Biology and Life Cycle

Bagworms overwinter as eggs inside the bag constructed by the female (Figure 1). In late May through mid-June, eggs hatch and the larvae crawl out the bottom of this bag. They spin down on a thin strand of silk (a habit known as “ballooning”). Larvae will settle to feed on lower branches or may be blown to nearby plants during the ballooning stage. When they reach a suitable host, the larvae begin to feed and produce silk to construct individual bags around their bodies (Figure 2). Plant debris is woven into each bag to camouflage and protect the larva. The larva feeds through an opening at the top of the bag, while the pointed end of the bag dangles from the host. Very young larvae may carry their bags in a snail-like manner for a short time (Figure 3).

Figure 1. Bagworm eggs inside the female’s bag. Courtesy of Sandy Gardosik, PDA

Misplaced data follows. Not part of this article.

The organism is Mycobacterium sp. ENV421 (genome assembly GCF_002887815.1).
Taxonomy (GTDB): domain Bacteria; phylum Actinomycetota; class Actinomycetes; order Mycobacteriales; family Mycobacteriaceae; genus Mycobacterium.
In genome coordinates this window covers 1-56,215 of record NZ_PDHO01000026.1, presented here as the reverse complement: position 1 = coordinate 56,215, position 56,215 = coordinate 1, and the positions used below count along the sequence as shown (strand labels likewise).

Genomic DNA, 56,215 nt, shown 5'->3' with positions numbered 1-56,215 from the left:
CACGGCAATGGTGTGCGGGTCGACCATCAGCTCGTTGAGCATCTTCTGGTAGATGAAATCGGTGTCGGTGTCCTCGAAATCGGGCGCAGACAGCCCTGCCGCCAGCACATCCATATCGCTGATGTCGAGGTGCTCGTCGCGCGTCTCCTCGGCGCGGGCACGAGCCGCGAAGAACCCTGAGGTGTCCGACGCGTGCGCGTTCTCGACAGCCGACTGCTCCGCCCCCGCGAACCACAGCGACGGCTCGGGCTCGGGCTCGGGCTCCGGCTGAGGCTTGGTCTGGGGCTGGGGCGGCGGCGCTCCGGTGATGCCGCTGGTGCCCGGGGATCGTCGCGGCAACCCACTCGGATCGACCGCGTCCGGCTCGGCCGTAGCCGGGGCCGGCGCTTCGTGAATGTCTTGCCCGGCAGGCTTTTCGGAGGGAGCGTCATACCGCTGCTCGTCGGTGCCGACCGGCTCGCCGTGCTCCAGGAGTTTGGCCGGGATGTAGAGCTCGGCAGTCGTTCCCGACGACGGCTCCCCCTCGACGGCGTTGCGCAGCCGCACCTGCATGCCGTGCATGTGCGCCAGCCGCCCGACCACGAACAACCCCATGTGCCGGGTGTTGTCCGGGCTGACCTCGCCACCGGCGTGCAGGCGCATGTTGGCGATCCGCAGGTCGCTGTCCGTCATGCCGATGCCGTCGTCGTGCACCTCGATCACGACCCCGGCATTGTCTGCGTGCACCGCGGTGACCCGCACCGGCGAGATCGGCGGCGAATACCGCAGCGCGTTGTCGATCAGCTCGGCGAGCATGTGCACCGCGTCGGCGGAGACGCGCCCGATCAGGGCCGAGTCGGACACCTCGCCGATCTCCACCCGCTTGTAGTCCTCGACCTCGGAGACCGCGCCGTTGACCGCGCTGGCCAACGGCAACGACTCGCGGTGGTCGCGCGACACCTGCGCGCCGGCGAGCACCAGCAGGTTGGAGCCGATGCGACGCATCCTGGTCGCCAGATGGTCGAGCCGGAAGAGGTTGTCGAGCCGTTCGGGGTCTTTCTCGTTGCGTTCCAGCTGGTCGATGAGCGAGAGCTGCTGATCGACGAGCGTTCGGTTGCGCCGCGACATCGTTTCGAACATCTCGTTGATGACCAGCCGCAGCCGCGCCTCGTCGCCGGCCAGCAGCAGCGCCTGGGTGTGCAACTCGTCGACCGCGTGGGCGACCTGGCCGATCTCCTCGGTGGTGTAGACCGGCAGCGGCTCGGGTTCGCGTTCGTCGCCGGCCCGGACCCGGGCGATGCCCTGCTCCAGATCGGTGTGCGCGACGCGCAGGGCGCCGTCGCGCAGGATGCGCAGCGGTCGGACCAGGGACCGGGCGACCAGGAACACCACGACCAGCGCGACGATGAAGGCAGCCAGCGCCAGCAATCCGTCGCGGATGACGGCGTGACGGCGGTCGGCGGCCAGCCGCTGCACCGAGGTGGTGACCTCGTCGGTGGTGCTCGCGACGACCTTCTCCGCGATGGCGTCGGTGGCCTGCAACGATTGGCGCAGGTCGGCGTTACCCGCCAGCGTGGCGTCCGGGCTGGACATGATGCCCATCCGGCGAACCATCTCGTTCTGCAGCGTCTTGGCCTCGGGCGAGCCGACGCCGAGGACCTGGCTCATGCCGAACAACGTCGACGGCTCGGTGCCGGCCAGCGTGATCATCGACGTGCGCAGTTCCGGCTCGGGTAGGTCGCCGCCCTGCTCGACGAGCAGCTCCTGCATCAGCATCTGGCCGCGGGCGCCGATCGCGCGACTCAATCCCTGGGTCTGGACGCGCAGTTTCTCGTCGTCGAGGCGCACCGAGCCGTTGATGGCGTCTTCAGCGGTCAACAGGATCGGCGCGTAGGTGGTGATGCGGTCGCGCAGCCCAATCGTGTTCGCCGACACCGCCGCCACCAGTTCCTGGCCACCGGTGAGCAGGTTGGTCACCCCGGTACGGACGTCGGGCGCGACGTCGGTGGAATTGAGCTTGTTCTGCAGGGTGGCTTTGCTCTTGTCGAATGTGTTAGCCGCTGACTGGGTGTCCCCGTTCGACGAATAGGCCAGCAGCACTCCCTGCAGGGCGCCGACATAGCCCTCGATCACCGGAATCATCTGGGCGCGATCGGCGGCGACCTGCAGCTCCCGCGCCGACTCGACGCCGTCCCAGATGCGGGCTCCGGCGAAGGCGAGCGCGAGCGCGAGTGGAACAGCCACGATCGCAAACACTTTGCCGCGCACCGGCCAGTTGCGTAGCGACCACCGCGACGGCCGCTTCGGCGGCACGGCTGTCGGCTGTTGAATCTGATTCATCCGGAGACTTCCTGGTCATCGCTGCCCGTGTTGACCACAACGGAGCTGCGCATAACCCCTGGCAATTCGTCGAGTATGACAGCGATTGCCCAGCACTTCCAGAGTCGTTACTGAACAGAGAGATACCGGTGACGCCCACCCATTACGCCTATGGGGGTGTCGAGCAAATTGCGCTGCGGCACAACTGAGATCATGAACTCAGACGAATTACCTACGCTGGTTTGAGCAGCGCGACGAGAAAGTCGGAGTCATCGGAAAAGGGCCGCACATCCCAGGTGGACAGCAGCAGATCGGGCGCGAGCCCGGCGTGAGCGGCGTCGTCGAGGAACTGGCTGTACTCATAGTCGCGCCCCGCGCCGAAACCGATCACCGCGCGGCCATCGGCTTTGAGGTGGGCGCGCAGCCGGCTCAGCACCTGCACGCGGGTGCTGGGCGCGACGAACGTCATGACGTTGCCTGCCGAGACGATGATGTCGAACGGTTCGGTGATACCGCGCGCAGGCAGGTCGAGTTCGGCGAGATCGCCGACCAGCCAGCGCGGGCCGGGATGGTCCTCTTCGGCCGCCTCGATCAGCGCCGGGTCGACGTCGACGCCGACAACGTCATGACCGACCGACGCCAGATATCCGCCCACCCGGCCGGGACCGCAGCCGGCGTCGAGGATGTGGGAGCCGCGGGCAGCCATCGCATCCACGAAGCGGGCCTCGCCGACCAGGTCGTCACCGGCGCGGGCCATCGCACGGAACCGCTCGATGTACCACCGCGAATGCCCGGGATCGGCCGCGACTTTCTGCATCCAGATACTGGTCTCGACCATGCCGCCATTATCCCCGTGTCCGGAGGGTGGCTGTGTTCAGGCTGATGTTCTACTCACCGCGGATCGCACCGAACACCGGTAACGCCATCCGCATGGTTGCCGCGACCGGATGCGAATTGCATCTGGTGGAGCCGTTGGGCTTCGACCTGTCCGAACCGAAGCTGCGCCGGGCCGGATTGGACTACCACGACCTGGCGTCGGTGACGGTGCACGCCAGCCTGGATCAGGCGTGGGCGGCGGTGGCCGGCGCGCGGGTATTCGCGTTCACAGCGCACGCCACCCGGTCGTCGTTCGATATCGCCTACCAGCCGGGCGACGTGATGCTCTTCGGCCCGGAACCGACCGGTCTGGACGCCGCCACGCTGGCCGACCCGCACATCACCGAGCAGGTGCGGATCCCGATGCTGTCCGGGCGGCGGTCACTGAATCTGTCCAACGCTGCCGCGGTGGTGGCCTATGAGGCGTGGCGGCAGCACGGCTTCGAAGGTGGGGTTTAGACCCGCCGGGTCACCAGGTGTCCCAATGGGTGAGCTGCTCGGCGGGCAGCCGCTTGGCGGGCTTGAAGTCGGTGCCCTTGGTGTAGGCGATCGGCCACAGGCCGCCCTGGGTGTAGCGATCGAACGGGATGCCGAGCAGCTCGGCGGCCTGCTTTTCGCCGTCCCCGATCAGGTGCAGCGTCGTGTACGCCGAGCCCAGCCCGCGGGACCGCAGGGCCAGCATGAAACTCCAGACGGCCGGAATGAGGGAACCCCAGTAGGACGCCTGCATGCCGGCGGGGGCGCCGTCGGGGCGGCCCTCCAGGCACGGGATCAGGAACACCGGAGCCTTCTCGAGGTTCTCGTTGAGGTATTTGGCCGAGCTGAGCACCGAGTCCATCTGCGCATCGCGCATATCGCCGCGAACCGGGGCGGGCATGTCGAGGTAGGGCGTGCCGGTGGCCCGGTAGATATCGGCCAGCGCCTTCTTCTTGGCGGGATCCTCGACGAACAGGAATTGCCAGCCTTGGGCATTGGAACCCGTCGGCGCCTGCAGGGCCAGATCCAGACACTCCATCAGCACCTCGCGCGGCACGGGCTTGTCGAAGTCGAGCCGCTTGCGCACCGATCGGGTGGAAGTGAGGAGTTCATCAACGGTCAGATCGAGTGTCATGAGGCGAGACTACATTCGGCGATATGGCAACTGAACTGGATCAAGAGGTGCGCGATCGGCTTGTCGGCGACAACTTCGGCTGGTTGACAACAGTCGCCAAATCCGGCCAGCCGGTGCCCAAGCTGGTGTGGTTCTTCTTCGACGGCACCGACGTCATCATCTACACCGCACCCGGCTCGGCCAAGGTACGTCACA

Figure 2. Immature larvae feeding on Douglas-fir; needles show symptoms of early damage. Courtesy of Sandy Gardosik, PDA

Figure 3. Immature bagworm larva. Courtesy of Sandy Gardosik, PDA

Only the newly hatched larva and the male moth can be found outside a protective bag. As the larva grows, it enlarges the bag by adding more silk and plant material (Figure 4). The bag is attached to branches of the host with loose strands of silk and can be moved to get to fresh plant material (Figure 5). After feeding for 8–10 weeks, the larva firmly attaches the bag to a branch with stronger, more durable silk and pupates inside the bag (Figure 6). About 4 weeks later, the adult male bagworm emerges.

Figure 4. Bagworm larva inside open bag. Courtesy of Pennsylvania DCNR Forestry Archive, (#5020082)

Figure 5. Heavy bagworm infestation on Colorado blue spruce. Courtesy of Rayanne D. Lehman, PDA